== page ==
I’d noticed recently that the lens I usually use didn’t work so well with close-up photography. This is unfortunate, as I really enjoy finding small and/or unusual things and photographing them as best I can. Granted, I do think my “old” lens is in need of cleaning (OK, I know it is), which would explain the weird glow in the comparison photos I took tonight:
I can get in so much closer now, and the images seem to be crisper and have more contrast. I can also narrow the depth of field waaaaay down, throwing everything but my subject out of focus. (Which, for those of you who have seen a decent amount of my photography, is my usual MO.)
So, now I can give you the marimokkori photo I really wanted you to see:
Note the pronounced, um, mokkori. Yeah. That’s what I’m talking about.
So, I was reading the novelization of Star Trek IV: The Voyage Home — you know, the funny Star Trek movie with the whales — when I came upon a scene that was removed from the final draft of the screenplay, but was left in the novelization. I remembered reading this before, but it made a little more sense this time.
In late-20th-century San Francisco, Mr. Sulu is approached by a young Japanese boy, who asks if Sulu is his uncle. Actually, he says, “Ah! Hikaru oji san desu ka?” (Which, truth be told, don’t you just use oji for your own family, but ojisan for someone else’s? Not sure about the proper politeness factor on this one.) Then the boy asks casually what his uncle is doing here. I recognized the words tokoro, nani o, and desu ka, and the rest of the sentence made sense with the author’s prose around the Japanese.
At this point, Sulu replies with some vocab that I don’t know, but I can at least recognize the sentence structure. From the English context clues the author provides, he is responding (in antiquated Japanese that he learned from classes on literature) that the boy has mistaken him for someone else. The boy exclaims, “Honto desu ne,” which I think means something like, “Really!”
The boy starts to get all creeped out and back off, but Sulu asks the boy to wait with some other words I don’t know. Then he asks the boy’s name, which I totally understood, and the boy responds that he’s Akira Sulu. According to the author’s English paraphrase, Sulu of the Enterprise then tells Akira Sulu that he will live a long and happy life, to which the boy responds, “Ogisama arigato gozaimasu,” before scurrying off.
I know my Japanese skills are still severely limited at best, but it done my heart good to recognize some Japanese spoken by Hikaru Sulu’s great-great-great grandfather. ^_^
It’s not that my brain is full. I’m still doing OK with picking up the grammar and vocabulary in the Pimsleur lessons, and the JPod101 Survival Phrases. Thing is, I’m not sure if they’ll be helpful, and if I’d be better served to spend all my Nihongo brainpower on the katakana studies that Erin suggested. Although that would be harder to study during my lunchtime walk.
Between what I learned from Josh in Japan (mainly just left/right and numbers) and my two other audio sources of Nihongo goodness, I can introduce myself, ask directions, ask if you understand English, be humble about my own knowledge of Japanese, ask you to repeat yourself slowly, be generally polite, make sure I get on and off the train at the right place, ask if you’d like something to eat or drink, ask how to say something in English, ask what something says in Japanese, and a few other parlor tricks. Most of the really useful stuff has come from the JPod101 Survival Phrases, though.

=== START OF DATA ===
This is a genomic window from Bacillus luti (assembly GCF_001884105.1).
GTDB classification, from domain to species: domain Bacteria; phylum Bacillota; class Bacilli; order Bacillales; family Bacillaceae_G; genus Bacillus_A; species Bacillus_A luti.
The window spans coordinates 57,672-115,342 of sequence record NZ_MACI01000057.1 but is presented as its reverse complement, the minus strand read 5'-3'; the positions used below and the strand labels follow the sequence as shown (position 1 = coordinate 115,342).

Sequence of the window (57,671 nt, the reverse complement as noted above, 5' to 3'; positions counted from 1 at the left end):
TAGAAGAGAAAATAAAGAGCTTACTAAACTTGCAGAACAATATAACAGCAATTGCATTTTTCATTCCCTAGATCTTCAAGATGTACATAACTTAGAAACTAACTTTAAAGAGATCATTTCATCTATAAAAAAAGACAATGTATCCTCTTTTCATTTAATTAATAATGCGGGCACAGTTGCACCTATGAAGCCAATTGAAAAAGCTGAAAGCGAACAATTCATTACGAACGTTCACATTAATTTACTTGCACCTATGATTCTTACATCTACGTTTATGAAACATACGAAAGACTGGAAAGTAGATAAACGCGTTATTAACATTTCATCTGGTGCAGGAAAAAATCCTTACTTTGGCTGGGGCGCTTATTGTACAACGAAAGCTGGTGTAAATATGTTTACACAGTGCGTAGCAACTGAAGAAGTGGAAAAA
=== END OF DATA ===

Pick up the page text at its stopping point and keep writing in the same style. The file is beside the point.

I’ve read that the Pimsleur lessons don’t give an accurate representation of native language speed or rhythm — which is daunting, but expected. I think I can get a better idea of the flow with a half-hour Pimsleur lesson than a 15-minute JPod101 lesson, though. I guess I’m just wondering if I should even keep bothering. I know I’m going to sound pretty idiotic saying stuff like… oh, I don’t know… OK, for example, I don’t think I’ll ever have occasion to say, “Ee, eigo ga yoku wakarimasu. Watashi wa amerikajin desu.” (“Yes, I understand English well. I am an American.” Well, hello, Captain Obvious! Was my god-awful accent the first giveaway?) I also don’t think I’ll ever have occasion to actually ask someone if they’d like to eat or drink something, and especially not at either my place or their place. (“Watashi no tokoro de?”)
I’ve read online that there’s an upcoming lesson that teaches how to count yen. I need some help with remembering numbers without counting on my fingers, so I’ll stick with it at least until that one. Listening and repeating also helps my recall of the previous lessons. I don’t think I’ll
get need to use very much Japanese in Tokyo, but I’d like to at least sound like I’m trying my best when and if I do use it.
(The people at my work think I sound Japanese. I don’t think they’ve ever even watched anime.)
I just submitted a reservation for a ryokan (traditional Japanese inn) in Asakusa, Tokyo. Turns out there’s a festival going on while we’ll be in Japan! How cool. However, it makes our goal of staying in a ryokan a little more challenging, as the good ones in Tokyo all appear to be in Asakusa, and they’re probably all booked because of the HUGE festival.
Anyway, I just got the greatest confirmation message ever:
Thank you for an application.
I do the telephone of affirmation by return.
In addition, since there is also a case of a transmitting trouble, 2 and when you will carry out for three days and there is no reply, please ask by E-mail, telephone, etc.
I’d imagine the Japanese are probably too polite to nickname the hack-job that we gaijin do to THEIR language.